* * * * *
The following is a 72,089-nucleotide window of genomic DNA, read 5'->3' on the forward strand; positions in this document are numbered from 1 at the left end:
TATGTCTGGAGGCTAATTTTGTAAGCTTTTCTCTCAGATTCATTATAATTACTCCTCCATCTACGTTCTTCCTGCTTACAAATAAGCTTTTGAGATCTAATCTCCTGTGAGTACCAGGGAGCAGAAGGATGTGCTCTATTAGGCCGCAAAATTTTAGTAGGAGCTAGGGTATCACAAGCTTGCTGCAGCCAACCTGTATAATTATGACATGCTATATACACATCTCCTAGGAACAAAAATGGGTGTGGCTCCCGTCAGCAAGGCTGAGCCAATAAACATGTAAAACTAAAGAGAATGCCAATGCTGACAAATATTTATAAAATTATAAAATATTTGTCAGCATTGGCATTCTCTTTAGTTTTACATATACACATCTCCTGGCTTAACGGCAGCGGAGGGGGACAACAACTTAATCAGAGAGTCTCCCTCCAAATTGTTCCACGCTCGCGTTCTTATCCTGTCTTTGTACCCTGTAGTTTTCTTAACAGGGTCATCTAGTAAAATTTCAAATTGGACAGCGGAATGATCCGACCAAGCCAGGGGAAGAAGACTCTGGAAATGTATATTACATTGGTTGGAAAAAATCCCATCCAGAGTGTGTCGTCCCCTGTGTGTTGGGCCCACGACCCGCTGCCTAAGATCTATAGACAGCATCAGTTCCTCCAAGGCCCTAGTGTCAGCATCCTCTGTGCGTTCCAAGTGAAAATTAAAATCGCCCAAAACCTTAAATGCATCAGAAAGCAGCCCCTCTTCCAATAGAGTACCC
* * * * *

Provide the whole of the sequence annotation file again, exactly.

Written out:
The following is a 72,089-nucleotide window of genomic DNA, read 5'->3' on the forward strand; positions in this document are numbered from 1 at the left end:
TATGTCTGGAGGCTAATTTTGTAAGCTTTTCTCTCAGATTCATTATAATTACTCCTCCATCTACGTTCTTCCTGCTTACAAATAAGCTTTTGAGATCTAATCTCCTGTGAGTACCAGGGAGCAGAAGGATGTGCTCTATTAGGCCGCAAAATTTTAGTAGGAGCTAGGGTATCACAAGCTTGCTGCAGCCAACCTGTATAATTATGACATGCTATATACACATCTCCTAGGAACAAAAATGGGTGTGGCTCCCGTCAGCAAGGCTGAGCCAATAAACATGTAAAACTAAAGAGAATGCCAATGCTGACAAATATTTATAAAATTATAAAATATTTGTCAGCATTGGCATTCTCTTTAGTTTTACATATACACATCTCCTGGCTTAACGGCAGCGGAGGGGGACAACAACTTAATCAGAGAGTCTCCCTCCAAATTGTTCCACGCTCGCGTTCTTATCCTGTCTTTGTACCCTGTAGTTTTCTTAACAGGGTCATCTAGTAAAATTTCAAATTGGACAGCGGAATGATCCGACCAAGCCAGGGGAAGAAGACTCTGGAAATGTATATTACATTGGTTGGAAAAAATCCCATCCAGAGTGTGTCGTCCCCTGTGTGTTGGGCCCACGACCCGCTGCCTAAGATCTATAGACAGCATCAGTTCCTCCAAGGCCCTAGTGTCAGCATCCTCTGTGCGTTCCAAGTGAAAATTAAAATCGCCCAAAACCTTAAATGCATCAGAAAGCAGCCCCTCTTCCAATAGAGTACCC